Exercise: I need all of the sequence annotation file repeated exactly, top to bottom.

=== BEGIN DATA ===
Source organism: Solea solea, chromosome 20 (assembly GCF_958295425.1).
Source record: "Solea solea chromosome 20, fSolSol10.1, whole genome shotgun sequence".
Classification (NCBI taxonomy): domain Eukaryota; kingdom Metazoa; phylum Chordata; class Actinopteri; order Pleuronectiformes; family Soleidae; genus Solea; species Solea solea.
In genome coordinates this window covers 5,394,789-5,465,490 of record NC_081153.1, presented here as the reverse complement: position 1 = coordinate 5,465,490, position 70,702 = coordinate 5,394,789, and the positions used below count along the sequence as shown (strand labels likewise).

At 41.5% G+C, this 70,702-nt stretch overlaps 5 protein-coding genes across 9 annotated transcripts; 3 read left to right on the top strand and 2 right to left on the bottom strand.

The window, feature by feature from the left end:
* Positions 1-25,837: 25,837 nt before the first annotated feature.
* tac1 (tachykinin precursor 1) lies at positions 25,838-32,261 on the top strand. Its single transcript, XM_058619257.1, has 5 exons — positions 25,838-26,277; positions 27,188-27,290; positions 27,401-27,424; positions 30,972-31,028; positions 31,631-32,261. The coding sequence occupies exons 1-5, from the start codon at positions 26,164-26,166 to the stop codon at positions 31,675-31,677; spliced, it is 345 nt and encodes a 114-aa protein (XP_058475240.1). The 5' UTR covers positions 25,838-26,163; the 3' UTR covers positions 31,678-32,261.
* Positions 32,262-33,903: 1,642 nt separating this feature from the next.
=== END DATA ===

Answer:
Source organism: Solea solea, chromosome 20 (assembly GCF_958295425.1).
Source record: "Solea solea chromosome 20, fSolSol10.1, whole genome shotgun sequence".
Classification (NCBI taxonomy): domain Eukaryota; kingdom Metazoa; phylum Chordata; class Actinopteri; order Pleuronectiformes; family Soleidae; genus Solea; species Solea solea.
In genome coordinates this window covers 5,394,789-5,465,490 of record NC_081153.1, presented here as the reverse complement: position 1 = coordinate 5,465,490, position 70,702 = coordinate 5,394,789, and the positions used below count along the sequence as shown (strand labels likewise).

At 41.5% G+C, this 70,702-nt stretch overlaps 5 protein-coding genes across 9 annotated transcripts; 3 read left to right on the top strand and 2 right to left on the bottom strand.

The window, feature by feature from the left end:
* Positions 1-25,837: 25,837 nt before the first annotated feature.
* tac1 (tachykinin precursor 1) lies at positions 25,838-32,261 on the top strand. Its single transcript, XM_058619257.1, has 5 exons — positions 25,838-26,277; positions 27,188-27,290; positions 27,401-27,424; positions 30,972-31,028; positions 31,631-32,261. The coding sequence occupies exons 1-5, from the start codon at positions 26,164-26,166 to the stop codon at positions 31,675-31,677; spliced, it is 345 nt and encodes a 114-aa protein (XP_058475240.1). The 5' UTR covers positions 25,838-26,163; the 3' UTR covers positions 31,678-32,261.
* Positions 32,262-33,903: 1,642 nt separating this feature from the next.